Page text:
"Severe punishment, particularly physical - a child has little to lose by lying. He might just avoid punishment this time and, if he fails to, then he's no worse off than if he had owned up. This child works at becoming more and more skilled as he finds out what works and what doesn't. Fear is a strong motivator."
"Over time the liars were more likely to believe that their exaggerated performance was an accurate reflection of their abilities. Getting confirmation, in this case in the form of certificates, can help make it easier to think of a lie as true. “Believing our lives is an incredibly important human capacity,” Ariely says. “Without it, we risk living in terrible conflict all the time.”"
"And that can be awfully draining. "It takes a lot of negative physical and mental energy to maintain a lie," Stroh says. "We have to think before we answer and we have to plan what we say and do, rather than saying and doing what comes more naturally. We waste a lot of precious time covering our tracks rather than spending that time in positive ways, doing good things.""
"Amygdala—the hub of emotional processing and arousal—changed. the less activated the amygdala was on the fMRI. That may be because lying triggers emotional arousal and activates the amygdala, but with each additional lie, the arousal and conflict of telling an untruth diminishes, making it easier to lie."
In conclusion, lying should be avoided no matter the consequences of the truth. One lie portrays someone as a liar forever. The brain becomes addicted to lying and uses it more frequently. Being honest is a great trait.
Works cited: Haupt, Angela. “How Lying Affects Your Health.” U.S. News &Amp; World Report, U.S. News &Amp; World Report, 20 Aug. 2012, health.usnews.com/health-news/articles/2012/08/20/how-lying-affects-your-health. Credible because it’s based off science experiment. Relevant to my research because it answers parts of my question. Information is easily found and supports ads.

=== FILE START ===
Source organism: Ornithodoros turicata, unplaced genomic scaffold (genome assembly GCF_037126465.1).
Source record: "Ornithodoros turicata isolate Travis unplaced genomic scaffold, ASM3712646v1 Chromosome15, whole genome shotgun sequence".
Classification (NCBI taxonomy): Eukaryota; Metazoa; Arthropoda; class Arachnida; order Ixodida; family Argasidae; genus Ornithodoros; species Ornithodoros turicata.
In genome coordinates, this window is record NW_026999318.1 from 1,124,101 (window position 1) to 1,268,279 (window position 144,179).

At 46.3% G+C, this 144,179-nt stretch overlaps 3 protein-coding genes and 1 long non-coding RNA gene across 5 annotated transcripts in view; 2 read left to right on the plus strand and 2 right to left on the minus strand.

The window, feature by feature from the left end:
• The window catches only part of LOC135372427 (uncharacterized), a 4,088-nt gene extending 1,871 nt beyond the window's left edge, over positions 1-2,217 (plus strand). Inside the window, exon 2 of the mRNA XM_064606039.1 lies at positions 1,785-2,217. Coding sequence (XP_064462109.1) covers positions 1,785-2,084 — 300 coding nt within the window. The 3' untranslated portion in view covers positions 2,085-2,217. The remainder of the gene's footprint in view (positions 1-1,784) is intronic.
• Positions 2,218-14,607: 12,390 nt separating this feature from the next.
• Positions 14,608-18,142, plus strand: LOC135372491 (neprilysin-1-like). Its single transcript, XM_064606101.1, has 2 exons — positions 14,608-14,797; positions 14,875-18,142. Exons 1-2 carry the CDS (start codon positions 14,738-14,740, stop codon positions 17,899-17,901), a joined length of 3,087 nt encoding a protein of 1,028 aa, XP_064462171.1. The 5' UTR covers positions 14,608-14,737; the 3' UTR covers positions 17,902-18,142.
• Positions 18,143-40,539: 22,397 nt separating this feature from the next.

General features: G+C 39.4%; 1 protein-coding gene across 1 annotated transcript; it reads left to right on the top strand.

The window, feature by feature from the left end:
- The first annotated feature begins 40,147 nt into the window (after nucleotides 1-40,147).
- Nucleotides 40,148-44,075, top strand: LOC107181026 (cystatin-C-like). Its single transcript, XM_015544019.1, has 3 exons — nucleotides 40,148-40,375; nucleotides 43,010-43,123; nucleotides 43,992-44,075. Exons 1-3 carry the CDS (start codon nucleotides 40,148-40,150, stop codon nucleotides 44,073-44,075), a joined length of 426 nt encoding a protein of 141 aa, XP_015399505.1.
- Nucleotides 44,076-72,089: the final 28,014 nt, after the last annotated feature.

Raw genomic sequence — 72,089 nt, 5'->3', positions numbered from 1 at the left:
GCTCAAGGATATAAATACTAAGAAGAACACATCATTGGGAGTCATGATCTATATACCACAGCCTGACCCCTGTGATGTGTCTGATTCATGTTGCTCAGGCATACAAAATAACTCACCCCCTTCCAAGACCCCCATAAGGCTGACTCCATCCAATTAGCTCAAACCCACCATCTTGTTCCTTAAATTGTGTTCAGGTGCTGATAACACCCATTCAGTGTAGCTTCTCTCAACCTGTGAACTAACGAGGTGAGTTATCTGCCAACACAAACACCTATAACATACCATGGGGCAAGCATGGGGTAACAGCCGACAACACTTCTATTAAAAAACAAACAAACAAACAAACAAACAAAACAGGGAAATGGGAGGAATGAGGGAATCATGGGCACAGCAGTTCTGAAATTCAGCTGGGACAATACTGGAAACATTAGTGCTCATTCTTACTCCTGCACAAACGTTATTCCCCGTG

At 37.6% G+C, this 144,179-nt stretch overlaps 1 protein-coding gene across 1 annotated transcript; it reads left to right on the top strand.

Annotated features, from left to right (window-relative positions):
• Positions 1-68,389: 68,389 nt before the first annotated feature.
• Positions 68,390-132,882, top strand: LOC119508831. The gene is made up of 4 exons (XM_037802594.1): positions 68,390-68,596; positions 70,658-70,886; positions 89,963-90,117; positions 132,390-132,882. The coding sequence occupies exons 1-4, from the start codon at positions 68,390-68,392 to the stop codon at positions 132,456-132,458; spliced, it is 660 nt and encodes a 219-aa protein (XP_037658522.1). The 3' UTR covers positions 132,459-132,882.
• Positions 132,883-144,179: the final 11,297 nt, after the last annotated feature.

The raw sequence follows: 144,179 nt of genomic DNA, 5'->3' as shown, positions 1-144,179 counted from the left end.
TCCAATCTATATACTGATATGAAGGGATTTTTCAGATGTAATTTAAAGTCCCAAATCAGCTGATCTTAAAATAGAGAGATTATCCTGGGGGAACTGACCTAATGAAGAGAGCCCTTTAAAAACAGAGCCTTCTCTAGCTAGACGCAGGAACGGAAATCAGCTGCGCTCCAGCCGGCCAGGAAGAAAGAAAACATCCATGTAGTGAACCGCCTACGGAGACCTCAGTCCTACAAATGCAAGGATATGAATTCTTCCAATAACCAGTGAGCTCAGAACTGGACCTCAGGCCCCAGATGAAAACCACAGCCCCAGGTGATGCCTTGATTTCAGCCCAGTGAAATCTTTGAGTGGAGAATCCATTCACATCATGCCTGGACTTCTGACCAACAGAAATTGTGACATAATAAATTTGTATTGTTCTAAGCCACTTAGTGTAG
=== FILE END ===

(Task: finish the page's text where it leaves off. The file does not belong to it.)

Herald, Timaru. “Powerful Reasons behind Kids Lie.” Points of View Reference Center, 1 Sept. 2012, web.a.ebscohost.com/pov/detail/detail?vid=7&sid=789c2007-0d16-436d-b1ba-235e6bef7dce%40sessionmgr4007&hid=4214&bdata=JnNpdGU9cG92LWxpdmU%3d#AN=THL1209010027156668910-EL&db=pwh. Credible because it is a saxe approved website. Based off experiments and relevant to my research because helps answer question. No ads and is .com information is easily found.
Josephson, Michael. “12 Truths About Lying.” 2014. Picture of truths about lies. Relevant because it shows effects of lying. No ads and is a picture.
Pan, Joann. “Why People Lie: Investigating The Truth About Deception.” The Huffington Post, TheHuffingtonPost.com, 14 Aug. 2013, www.huffingtonpost.com/2013/08/14/why-people-lie-truth-about-lying_n_3721537.html. Its credible because it's by a major news center which is Huffington Post. Info is based off real life experience and relevant to my research because it explains my question. Supports ads and is .com website and information is easily found.
Park, Alice. “This Is Your Brain When You Don't Tell the Truth.” Time, Time, 16 Oct. 2016, time.com/4540707/lying-lies-brain/. It’s credible because it's sponsored by outbrain and its on time which is a major magazine company. Information represented is based off an experiment and relevant to my research as there is an experiment explaining the cause of my research. The website contains articles and news and supports ads as it is a .com website though information is easily found.